“What is to be done?” bounces from movement to movement, crisis to crisis, and occasionally illuminates more foundational existential problems of the Left. In that spirit, Jacobin’s recent “Rank and File” issue examined one of our more urgent contemporary questions: what is to be done to revitalize the labor movement?

Contributors offered up numerous diagnoses and prescriptions. Charlie Post pointed out the crucial role the militant minority played in labor’s twentieth-century successes; Jane McAlevey called for “whole worker organizing,” Joe McCartin urged unions not to squander the brief window between the Friedrichs decision and the next attack on collective bargaining rights; and Sam Gindin proposed the “class-based left” as an alternative to social movement unionism.

Since publication of these articles, labor’s crisis has deepened. The right wing now controls all three branches of the federal government and the majority of states. The sequel to Friedrichs, Janus v. AFSCME, is headed for the Supreme Court, threatening to decimate public-sector unions nationwide. Talk of a national right-to-work law is spreading.

Figuring out “what is to be done” has only become more urgent. But there’s a problem with this question, evident first at the level of grammar. “What is to be done?” commits every writing teacher’s cardinal sin: the passive voice. Who is the subject here? Who is going to do what needs to be done?

The absence of an active subject is more than a grammatical problem — it represents the problem of the labor left. The militant minority is small to nonexistent, and it’s not even clear who is going to do the work to rebuild it. There is a large gap between the intellectual left and the working class it discusses.

Working-class voices are rare among the talking heads who dominate left discourse. Most theorists on the Left write of labor from the perspective of intellectuals who stand above the class struggle, rather than workers in the thick of it.

The decision-makers for labor are often literal miles away from their own rank and file. As a result, we more often talk about unions organizing workers than workers organizing unions. Workers are positioned as the objects rather than the subjects of their own organizations.

This alienation manifests in a variety of ways: members don’t participate in meetings, are unready or unwilling to strike, accept concessionary bargaining, and as the recent election made clear, express alarming levels of support for right-wing candidates.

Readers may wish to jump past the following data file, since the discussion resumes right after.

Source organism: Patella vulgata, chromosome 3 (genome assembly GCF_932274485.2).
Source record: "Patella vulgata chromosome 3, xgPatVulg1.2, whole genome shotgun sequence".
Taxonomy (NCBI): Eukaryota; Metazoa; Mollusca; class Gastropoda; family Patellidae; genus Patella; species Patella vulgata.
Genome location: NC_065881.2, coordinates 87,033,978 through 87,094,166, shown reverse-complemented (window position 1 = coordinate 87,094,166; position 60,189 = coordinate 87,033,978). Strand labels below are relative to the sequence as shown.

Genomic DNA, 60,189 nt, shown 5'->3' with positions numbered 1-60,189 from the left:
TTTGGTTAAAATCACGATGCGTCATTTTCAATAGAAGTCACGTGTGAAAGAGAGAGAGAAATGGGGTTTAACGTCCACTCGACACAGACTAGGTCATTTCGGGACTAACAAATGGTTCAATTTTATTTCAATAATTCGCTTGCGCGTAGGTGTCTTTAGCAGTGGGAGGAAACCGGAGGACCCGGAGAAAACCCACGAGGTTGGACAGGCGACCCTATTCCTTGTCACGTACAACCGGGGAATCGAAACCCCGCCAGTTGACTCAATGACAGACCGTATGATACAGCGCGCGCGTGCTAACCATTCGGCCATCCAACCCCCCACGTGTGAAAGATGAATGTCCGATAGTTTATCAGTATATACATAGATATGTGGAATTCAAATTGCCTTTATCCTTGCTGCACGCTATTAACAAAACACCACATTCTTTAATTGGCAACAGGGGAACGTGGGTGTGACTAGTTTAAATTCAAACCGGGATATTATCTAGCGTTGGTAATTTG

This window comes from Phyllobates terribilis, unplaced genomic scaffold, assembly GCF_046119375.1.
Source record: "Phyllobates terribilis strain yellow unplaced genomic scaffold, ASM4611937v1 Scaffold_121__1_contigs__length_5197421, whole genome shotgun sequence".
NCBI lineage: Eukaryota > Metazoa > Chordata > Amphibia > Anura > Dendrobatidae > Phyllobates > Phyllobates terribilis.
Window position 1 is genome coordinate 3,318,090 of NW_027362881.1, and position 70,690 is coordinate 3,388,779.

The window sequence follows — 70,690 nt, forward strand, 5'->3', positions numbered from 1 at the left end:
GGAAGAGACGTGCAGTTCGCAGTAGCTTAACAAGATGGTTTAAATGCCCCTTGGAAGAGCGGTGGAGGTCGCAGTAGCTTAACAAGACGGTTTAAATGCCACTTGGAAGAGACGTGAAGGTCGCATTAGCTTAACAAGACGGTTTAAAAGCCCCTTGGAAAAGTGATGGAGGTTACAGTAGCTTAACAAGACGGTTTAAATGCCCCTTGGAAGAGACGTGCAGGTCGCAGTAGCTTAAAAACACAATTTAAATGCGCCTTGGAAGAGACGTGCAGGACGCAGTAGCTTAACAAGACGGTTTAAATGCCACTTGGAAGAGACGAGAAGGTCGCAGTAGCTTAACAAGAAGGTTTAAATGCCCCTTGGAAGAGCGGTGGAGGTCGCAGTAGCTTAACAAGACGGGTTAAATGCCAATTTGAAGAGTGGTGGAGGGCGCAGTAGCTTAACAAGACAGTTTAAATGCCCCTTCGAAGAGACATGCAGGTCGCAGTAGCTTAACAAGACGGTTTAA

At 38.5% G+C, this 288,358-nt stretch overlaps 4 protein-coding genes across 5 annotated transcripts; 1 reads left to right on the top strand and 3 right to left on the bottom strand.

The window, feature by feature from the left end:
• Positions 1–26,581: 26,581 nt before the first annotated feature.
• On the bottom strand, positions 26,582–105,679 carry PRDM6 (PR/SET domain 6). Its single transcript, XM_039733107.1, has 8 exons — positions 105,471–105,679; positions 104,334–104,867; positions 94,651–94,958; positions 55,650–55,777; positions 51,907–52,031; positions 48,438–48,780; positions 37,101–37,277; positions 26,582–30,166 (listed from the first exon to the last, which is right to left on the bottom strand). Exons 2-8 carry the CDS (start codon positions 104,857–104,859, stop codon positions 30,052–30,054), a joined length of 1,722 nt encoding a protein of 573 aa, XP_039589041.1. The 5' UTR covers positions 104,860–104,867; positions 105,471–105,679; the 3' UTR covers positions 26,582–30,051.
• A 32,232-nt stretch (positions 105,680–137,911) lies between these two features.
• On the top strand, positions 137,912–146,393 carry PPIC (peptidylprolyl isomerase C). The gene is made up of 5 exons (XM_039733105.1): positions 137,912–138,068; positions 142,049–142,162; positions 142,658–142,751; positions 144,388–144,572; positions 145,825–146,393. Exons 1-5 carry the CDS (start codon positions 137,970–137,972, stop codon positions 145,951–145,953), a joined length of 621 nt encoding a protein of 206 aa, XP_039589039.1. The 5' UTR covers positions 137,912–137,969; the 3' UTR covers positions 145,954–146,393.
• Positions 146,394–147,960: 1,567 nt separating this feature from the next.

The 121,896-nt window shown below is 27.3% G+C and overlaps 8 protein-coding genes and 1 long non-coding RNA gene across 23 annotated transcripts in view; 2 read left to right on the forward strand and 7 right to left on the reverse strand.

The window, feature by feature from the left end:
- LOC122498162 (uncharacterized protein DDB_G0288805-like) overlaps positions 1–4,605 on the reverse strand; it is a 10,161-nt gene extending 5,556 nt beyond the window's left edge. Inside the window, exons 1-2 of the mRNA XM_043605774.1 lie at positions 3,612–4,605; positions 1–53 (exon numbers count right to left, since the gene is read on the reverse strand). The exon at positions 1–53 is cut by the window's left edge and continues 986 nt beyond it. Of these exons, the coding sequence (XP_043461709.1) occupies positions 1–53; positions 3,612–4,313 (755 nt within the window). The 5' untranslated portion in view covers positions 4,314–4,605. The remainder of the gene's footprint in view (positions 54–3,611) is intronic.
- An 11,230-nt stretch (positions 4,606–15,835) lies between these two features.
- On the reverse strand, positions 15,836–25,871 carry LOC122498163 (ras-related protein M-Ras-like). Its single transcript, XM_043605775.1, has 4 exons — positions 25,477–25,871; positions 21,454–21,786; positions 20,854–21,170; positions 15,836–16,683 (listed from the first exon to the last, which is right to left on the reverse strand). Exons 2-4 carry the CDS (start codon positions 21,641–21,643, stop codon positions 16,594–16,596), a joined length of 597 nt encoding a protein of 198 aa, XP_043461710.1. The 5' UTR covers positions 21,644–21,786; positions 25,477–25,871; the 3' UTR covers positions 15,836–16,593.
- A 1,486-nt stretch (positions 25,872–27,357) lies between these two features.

Labor liberals believe these problems can be corrected with small-picture fixes: social media, paper coalitions with community groups, narrow campaigns against this or that particular right-wing legislation, and other tactical shifts that leave the structure of the union unchanged. The present moment shows that this band-aid approach has failed to reverse labor’s decline.

And even if they could, they would not go far enough. The labor left must seek not just to salvage labor’s existing institutions but to transform them and build new ones. Our goal should be to make workers the subjects rather than the objects of their own organizations — and of history.

Our prescription for the labor movement’s renewal needs a new grammar. Instead of asking “What is to be done?”, we could start with a different question: “What should I do?”

As it turns out, the right-wing hecklers we’ve all encountered are half right: we should get jobs. And then we should do what we tell workers to do all the time: organize our workplaces.

This tactic has a name and a history. It’s called “salting,” and it was foundational to the development of the American labor movement.

Beyond Resistance: Defeating Trump’s Burgeoning Dictatorship

By - CounterPunch, January 31, 2017

According to the Oxford English Dictionary, a dictator is “a ruler or governor whose word is law.” And whether it’s via Trump’s tweeted word, which triggers stocks to rise or drop across the planet, or via his signature on an executive order that just banned over 100 million people, including legal residents, from entering the U.S., Trump seems to be just that. Despite its lack of constitutionality, his word functions as the law. Although his Muslim ban (which discriminates against people based on national origin and religion, and is therefore a breach of the Due Process Clause of the Fifth Amendment and the Establishment Clause of the First Amendment to the U.S. Constitution) was temporarily stayed by the courts, Trump released a statement shortly afterward announcing that it remains in complete effect. In this defiance of the law he seems to be following the example of Andrew Jackson. For let us recall that Jackson notoriously defied the Supreme Court’s ruling in Worcester v. Georgia, which held that the Indian Removal Act was unconstitutional, and that the brutal removal of the Cherokee people via the infamous Trail of Tears to Oklahoma be stopped. Jackson (whose portrait was recently hung in Trump’s Oval Office) ignored the Court, permitting the ethnic cleansing of Georgia to continue.